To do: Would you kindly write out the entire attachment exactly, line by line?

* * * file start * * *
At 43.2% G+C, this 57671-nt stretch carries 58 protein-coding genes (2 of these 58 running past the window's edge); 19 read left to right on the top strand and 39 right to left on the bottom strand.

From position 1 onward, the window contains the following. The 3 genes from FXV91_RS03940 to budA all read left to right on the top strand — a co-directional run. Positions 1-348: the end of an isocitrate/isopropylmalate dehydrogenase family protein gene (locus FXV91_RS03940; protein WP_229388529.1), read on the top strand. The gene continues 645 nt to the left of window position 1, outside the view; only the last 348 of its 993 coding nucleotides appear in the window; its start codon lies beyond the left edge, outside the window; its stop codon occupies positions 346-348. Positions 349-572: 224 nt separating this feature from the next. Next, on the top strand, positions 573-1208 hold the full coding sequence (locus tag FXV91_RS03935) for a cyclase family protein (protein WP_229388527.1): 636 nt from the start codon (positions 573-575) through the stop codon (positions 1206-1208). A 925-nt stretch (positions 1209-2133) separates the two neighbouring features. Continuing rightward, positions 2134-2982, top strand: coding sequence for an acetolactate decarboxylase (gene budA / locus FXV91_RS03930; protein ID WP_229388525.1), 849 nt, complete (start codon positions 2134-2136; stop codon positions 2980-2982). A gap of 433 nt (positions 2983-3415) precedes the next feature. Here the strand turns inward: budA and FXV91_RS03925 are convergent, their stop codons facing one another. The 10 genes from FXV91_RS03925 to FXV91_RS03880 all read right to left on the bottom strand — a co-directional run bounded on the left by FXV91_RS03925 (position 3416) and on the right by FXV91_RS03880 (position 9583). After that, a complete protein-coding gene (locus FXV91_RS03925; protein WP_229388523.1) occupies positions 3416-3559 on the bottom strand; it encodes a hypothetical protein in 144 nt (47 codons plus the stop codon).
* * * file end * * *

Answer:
At 43.2% G+C, this 57671-nt stretch carries 58 protein-coding genes (2 of these 58 running past the window's edge); 19 read left to right on the top strand and 39 right to left on the bottom strand.

From position 1 onward, the window contains the following. The 3 genes from FXV91_RS03940 to budA all read left to right on the top strand — a co-directional run. Positions 1-348: the end of an isocitrate/isopropylmalate dehydrogenase family protein gene (locus FXV91_RS03940; protein WP_229388529.1), read on the top strand. The gene continues 645 nt to the left of window position 1, outside the view; only the last 348 of its 993 coding nucleotides appear in the window; its start codon lies beyond the left edge, outside the window; its stop codon occupies positions 346-348. Positions 349-572: 224 nt separating this feature from the next. Next, on the top strand, positions 573-1208 hold the full coding sequence (locus tag FXV91_RS03935) for a cyclase family protein (protein WP_229388527.1): 636 nt from the start codon (positions 573-575) through the stop codon (positions 1206-1208). A 925-nt stretch (positions 1209-2133) separates the two neighbouring features. Continuing rightward, positions 2134-2982, top strand: coding sequence for an acetolactate decarboxylase (gene budA / locus FXV91_RS03930; protein ID WP_229388525.1), 849 nt, complete (start codon positions 2134-2136; stop codon positions 2980-2982). A gap of 433 nt (positions 2983-3415) precedes the next feature. Here the strand turns inward: budA and FXV91_RS03925 are convergent, their stop codons facing one another. The 10 genes from FXV91_RS03925 to FXV91_RS03880 all read right to left on the bottom strand — a co-directional run bounded on the left by FXV91_RS03925 (position 3416) and on the right by FXV91_RS03880 (position 9583). After that, a complete protein-coding gene (locus FXV91_RS03925; protein WP_229388523.1) occupies positions 3416-3559 on the bottom strand; it encodes a hypothetical protein in 144 nt (47 codons plus the stop codon).